“Our CRO [chief returning officer] discovered that the way that the system was set up did not fit the way that some of the data was formatted in the university’s list,” said Vere Marie Khan, UTSU vice president university affairs and Ben Coleman, UTSU president, in a joint statement to The Varsity. Both Khan and Coleman sit on the Elections & Referenda Committee (ERC), which is in charge of appeals, hiring the CRO, and setting elections policies.
“There are two columns for ‘segments’ which tell us which ballots to give a voter,” Khan and Coleman explained. “Sometimes the University formats students in professional faculties with the information repeated in both columns, and sometimes it doesn’t. This had the result that some students in some professional faculties did not receive ballots for the director for their faculty. This also meant that the error did not come up in routine testing before the system went live, as the problem is only experienced by a limited number of students.”
According to Khan and Coleman, the CRO immediately informed the ERC members of the situtation and contacted SimplyVoting to ensure that it was fixed. The CRO also recorded information that would be needed to investigate the problem later.
“This all happened on the first day of voting,” said Khan and Coleman. “Since SimplyVoting does not have the ability to change a vote after it has been cast, the system was corrected and any student who may have been affected was sent an email using their official UofT account to inform them that they had to vote again and to explain why the problem had occurred.”
“The CRO made every available effort to ensure that students’ right to vote for all of the positions they are entitled to was upheld,” Khan and Coleman continued.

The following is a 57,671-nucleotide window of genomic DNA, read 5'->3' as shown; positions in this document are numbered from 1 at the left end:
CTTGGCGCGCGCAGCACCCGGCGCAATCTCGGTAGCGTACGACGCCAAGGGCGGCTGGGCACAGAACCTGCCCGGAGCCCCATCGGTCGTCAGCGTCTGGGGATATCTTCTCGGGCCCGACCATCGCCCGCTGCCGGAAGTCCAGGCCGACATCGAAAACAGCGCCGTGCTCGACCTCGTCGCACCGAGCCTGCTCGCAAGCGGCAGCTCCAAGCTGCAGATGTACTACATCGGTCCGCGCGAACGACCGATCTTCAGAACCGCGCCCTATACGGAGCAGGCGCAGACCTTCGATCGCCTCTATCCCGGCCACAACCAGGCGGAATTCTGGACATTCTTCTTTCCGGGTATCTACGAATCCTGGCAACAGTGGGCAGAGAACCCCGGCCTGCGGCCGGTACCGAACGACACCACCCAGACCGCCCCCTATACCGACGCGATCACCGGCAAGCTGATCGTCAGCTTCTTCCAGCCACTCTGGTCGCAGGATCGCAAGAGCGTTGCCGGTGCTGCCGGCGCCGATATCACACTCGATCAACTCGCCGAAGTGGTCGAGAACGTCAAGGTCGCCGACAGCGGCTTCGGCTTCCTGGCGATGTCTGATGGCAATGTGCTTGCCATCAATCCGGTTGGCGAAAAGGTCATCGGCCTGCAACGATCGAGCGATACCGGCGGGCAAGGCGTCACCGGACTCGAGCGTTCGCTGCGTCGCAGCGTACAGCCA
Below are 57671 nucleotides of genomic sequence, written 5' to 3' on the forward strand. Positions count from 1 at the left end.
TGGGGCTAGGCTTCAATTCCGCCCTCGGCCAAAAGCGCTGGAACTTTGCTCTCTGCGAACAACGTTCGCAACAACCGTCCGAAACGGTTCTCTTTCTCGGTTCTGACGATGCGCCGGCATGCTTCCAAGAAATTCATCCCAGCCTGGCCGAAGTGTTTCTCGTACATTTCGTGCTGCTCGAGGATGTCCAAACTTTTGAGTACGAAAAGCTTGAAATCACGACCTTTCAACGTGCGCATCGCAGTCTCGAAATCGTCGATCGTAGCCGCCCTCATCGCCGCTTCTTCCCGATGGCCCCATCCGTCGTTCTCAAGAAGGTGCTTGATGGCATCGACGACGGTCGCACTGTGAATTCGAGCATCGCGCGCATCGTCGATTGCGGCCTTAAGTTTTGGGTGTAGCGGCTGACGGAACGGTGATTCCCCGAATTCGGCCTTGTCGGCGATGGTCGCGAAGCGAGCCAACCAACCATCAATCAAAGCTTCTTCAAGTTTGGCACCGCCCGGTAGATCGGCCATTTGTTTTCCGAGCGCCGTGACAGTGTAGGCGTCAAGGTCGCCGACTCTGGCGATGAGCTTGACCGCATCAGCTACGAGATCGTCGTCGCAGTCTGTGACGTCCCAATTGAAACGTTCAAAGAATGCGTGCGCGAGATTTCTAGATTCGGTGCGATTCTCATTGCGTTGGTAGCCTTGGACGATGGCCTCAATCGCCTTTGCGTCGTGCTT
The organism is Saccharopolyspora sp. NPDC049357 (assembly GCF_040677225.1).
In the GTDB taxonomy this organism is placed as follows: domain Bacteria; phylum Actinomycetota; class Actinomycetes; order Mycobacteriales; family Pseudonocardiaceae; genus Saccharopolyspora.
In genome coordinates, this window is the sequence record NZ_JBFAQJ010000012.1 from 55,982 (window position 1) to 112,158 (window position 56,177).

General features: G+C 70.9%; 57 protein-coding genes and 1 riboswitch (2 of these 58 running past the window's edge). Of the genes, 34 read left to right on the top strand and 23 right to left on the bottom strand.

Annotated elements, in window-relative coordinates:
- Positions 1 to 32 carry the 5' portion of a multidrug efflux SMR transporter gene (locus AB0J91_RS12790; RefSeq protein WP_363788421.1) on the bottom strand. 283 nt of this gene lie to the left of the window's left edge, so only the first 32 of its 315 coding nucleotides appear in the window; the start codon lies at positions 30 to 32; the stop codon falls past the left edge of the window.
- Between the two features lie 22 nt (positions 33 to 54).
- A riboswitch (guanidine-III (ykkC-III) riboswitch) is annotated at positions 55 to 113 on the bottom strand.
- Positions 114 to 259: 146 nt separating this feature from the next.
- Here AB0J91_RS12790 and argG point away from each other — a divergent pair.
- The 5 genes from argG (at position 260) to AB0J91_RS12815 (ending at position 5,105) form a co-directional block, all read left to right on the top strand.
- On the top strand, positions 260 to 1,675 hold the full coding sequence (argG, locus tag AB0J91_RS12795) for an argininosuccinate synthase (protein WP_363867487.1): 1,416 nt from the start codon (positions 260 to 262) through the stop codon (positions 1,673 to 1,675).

With the help of information gathered from the CRO and SimplyVoting, Khan and Coleman were able to ascertain that “60% of the students who had their ballot corrected were able to successfully vote with the full ballots.”
When asked about any potential investigation into the reasons behind the issue, Khan and Coleman stated, “Any information about the correction of these ballots was shared with the ERC as soon as possible, and “the situation was also explained to the Board on March 31st when the election results were presented.” After clarifying that the CRO and SimplyVoting had already answered all of the ERC’s questions regarding the situation, Khan and Coleman explained, “there is no further action warranted, as the CRO has already communicated to the University and Simply Voting, explaining how to avoid the problem in the future. Additionally, there is no eligible position for which the problem would have cast the results into question.”Correction (April 5, 2016, 5:53 pm): an earlier version of this article named the Elections & Referenda Committee as an appellate body when it is in fact responsible for other election-related matters as well; insinuated that the CRO destroyed evidence of the problem; and suggested that the data was irretrievably lost. The article has been updated to reflect these changes. The Varsity regrets the errors.